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Recipes and Stories

14 November 2012: Mastering Thanksgiving Dinner I

The Perfect Roasted Turkey is not hard to accomplish. Stay with me and learn! Photography by John Carrington

For the first time in more than a decade of writing for the Savannah Morning News, my November columns will have nothing to do with Thanksgiving. My friend Teri Bell (brave woman) has decided to take on the subject in her Miss Sophie feature.

You’d think I’d be happy: Thanksgiving is every American food writer’s bane—just how much can one say about a big bird, stuffing, cranberries, and pumpkin pie without being redundant or without being so “creative” that one completely loses the point (not to mention the audience)? But, honestly, I feel a little lost. I never tire of any aspect of Thanksgiving dinner, from writing about it to cooking it to dealing with the leftovers.

But more to the point, Thanksgiving is when thousands of people who have never made so much as a turkey sandwich, let alone a whole bird, will suddenly decide to cook dinner. They worry, sometimes panic, and they need help. And they don’t need help being clever with tradition: they need basic advice. As long as there are people like that who need help, I’ll never tire of offering it.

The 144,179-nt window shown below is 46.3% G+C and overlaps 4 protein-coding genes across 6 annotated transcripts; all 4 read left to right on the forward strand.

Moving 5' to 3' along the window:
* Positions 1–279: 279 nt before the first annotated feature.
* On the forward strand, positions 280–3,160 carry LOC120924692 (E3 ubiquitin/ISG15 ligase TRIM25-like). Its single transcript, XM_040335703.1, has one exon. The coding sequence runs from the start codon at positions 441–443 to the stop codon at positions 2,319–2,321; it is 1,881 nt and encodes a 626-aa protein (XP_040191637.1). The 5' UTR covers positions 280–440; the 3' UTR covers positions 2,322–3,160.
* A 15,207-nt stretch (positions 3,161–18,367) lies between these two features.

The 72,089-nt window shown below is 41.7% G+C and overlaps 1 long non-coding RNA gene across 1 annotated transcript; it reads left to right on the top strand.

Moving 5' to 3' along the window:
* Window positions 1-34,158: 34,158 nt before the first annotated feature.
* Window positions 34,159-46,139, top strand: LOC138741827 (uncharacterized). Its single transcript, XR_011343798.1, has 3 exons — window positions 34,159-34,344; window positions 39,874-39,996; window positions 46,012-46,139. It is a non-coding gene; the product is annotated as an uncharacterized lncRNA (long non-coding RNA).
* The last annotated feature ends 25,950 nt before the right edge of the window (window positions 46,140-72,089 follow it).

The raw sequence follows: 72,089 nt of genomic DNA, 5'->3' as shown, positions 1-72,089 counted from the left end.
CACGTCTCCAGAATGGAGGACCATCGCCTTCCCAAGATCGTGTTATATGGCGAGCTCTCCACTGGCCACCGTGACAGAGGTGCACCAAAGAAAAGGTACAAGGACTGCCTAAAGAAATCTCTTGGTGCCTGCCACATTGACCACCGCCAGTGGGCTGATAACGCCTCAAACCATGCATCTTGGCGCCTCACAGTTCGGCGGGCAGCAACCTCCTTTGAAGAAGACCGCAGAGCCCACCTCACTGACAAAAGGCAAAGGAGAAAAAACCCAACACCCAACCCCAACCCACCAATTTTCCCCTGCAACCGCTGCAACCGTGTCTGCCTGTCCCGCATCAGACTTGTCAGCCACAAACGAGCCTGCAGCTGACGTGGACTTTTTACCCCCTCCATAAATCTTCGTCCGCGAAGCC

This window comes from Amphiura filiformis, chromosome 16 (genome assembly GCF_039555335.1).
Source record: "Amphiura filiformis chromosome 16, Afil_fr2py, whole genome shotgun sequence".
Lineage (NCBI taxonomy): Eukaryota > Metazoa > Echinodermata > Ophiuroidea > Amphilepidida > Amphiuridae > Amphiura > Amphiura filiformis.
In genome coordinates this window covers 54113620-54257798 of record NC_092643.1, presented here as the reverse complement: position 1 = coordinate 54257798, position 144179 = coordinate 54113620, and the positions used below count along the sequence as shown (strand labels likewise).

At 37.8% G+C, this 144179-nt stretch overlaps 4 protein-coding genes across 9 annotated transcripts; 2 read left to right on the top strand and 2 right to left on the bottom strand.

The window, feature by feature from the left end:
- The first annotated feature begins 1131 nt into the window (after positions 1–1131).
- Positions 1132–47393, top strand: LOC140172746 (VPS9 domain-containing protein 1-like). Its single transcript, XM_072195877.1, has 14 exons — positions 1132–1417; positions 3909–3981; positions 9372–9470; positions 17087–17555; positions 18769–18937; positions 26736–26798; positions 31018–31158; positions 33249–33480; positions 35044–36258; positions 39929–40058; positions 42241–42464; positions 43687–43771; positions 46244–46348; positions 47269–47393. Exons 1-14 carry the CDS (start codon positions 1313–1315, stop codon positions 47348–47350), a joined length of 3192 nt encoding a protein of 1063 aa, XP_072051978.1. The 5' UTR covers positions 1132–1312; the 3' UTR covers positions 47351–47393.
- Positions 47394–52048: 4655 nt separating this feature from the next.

Anyway, since I won’t have a Thanksgiving column to write, beginning tomorrow I’ll offer a whole week of advice, tips, and recipes for making your big dinner special.

It’s not too early to start planning; indeed, if you order a fresh free-range turkey from a local poultry farmer, it may be a little late to start planning. Tomorrow I’ll begin with how to plan, shop, and master every Thanksgiving cook’s best friend: the make ahead dish.

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